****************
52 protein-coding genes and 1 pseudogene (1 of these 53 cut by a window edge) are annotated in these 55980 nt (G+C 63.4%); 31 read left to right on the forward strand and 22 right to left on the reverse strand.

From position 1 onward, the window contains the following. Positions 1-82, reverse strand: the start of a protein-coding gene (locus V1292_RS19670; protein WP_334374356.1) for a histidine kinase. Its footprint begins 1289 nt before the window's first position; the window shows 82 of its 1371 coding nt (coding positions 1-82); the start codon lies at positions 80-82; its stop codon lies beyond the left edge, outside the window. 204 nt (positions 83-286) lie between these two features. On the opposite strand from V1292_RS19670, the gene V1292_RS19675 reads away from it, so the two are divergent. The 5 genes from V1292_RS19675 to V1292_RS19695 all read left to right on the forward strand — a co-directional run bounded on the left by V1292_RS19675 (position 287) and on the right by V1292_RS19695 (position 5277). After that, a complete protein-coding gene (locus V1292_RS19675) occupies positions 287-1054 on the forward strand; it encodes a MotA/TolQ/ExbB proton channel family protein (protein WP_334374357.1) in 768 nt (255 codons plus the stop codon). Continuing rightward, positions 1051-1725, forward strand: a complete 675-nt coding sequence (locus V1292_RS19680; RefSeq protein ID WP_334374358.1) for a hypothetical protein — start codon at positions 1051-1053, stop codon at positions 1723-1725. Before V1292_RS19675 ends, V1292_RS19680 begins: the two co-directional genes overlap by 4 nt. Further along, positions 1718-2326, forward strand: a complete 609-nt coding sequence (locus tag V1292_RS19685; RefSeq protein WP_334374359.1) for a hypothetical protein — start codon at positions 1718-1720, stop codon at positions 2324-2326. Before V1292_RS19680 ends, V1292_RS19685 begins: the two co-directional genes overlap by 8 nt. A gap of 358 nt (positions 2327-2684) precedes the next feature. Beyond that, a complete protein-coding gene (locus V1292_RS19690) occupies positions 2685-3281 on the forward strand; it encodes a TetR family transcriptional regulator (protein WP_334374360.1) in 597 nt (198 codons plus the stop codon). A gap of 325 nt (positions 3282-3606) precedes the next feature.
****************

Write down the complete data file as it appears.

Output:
52 protein-coding genes and 1 pseudogene (1 of these 53 cut by a window edge) are annotated in these 55980 nt (G+C 63.4%); 31 read left to right on the forward strand and 22 right to left on the reverse strand.

From position 1 onward, the window contains the following. Positions 1-82, reverse strand: the start of a protein-coding gene (locus V1292_RS19670; protein WP_334374356.1) for a histidine kinase. Its footprint begins 1289 nt before the window's first position; the window shows 82 of its 1371 coding nt (coding positions 1-82); the start codon lies at positions 80-82; its stop codon lies beyond the left edge, outside the window. 204 nt (positions 83-286) lie between these two features. On the opposite strand from V1292_RS19670, the gene V1292_RS19675 reads away from it, so the two are divergent. The 5 genes from V1292_RS19675 to V1292_RS19695 all read left to right on the forward strand — a co-directional run bounded on the left by V1292_RS19675 (position 287) and on the right by V1292_RS19695 (position 5277). After that, a complete protein-coding gene (locus V1292_RS19675) occupies positions 287-1054 on the forward strand; it encodes a MotA/TolQ/ExbB proton channel family protein (protein WP_334374357.1) in 768 nt (255 codons plus the stop codon). Continuing rightward, positions 1051-1725, forward strand: a complete 675-nt coding sequence (locus V1292_RS19680; RefSeq protein ID WP_334374358.1) for a hypothetical protein — start codon at positions 1051-1053, stop codon at positions 1723-1725. Before V1292_RS19675 ends, V1292_RS19680 begins: the two co-directional genes overlap by 4 nt. Further along, positions 1718-2326, forward strand: a complete 609-nt coding sequence (locus tag V1292_RS19685; RefSeq protein WP_334374359.1) for a hypothetical protein — start codon at positions 1718-1720, stop codon at positions 2324-2326. Before V1292_RS19680 ends, V1292_RS19685 begins: the two co-directional genes overlap by 8 nt. A gap of 358 nt (positions 2327-2684) precedes the next feature. Beyond that, a complete protein-coding gene (locus V1292_RS19690) occupies positions 2685-3281 on the forward strand; it encodes a TetR family transcriptional regulator (protein WP_334374360.1) in 597 nt (198 codons plus the stop codon). A gap of 325 nt (positions 3282-3606) precedes the next feature.